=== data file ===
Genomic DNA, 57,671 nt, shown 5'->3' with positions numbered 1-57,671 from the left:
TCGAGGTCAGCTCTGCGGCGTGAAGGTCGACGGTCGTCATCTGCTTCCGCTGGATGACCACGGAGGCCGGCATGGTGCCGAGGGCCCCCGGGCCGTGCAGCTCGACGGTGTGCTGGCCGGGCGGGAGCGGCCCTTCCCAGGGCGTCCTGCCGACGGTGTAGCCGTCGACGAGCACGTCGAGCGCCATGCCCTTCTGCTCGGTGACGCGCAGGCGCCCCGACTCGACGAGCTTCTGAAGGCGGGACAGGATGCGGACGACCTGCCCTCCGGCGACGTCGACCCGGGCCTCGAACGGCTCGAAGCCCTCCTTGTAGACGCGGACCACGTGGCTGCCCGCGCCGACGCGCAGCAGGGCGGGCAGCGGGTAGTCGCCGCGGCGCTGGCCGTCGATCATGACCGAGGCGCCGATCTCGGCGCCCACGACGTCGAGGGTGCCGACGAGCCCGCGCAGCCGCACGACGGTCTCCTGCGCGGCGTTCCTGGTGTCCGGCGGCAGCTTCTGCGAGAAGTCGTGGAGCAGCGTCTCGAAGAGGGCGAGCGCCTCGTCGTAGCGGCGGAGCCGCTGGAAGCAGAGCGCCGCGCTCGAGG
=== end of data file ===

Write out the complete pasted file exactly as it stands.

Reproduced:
Genomic DNA, 57,671 nt, shown 5'->3' with positions numbered 1-57,671 from the left:
TCGAGGTCAGCTCTGCGGCGTGAAGGTCGACGGTCGTCATCTGCTTCCGCTGGATGACCACGGAGGCCGGCATGGTGCCGAGGGCCCCCGGGCCGTGCAGCTCGACGGTGTGCTGGCCGGGCGGGAGCGGCCCTTCCCAGGGCGTCCTGCCGACGGTGTAGCCGTCGACGAGCACGTCGAGCGCCATGCCCTTCTGCTCGGTGACGCGCAGGCGCCCCGACTCGACGAGCTTCTGAAGGCGGGACAGGATGCGGACGACCTGCCCTCCGGCGACGTCGACCCGGGCCTCGAACGGCTCGAAGCCCTCCTTGTAGACGCGGACCACGTGGCTGCCCGCGCCGACGCGCAGCAGGGCGGGCAGCGGGTAGTCGCCGCGGCGCTGGCCGTCGATCATGACCGAGGCGCCGATCTCGGCGCCCACGACGTCGAGGGTGCCGACGAGCCCGCGCAGCCGCACGACGGTCTCCTGCGCGGCGTTCCTGGTGTCCGGCGGCAGCTTCTGCGAGAAGTCGTGGAGCAGCGTCTCGAAGAGGGCGAGCGCCTCGTCGTAGCGGCGGAGCCGCTGGAAGCAGAGCGCCGCGCTCGAGG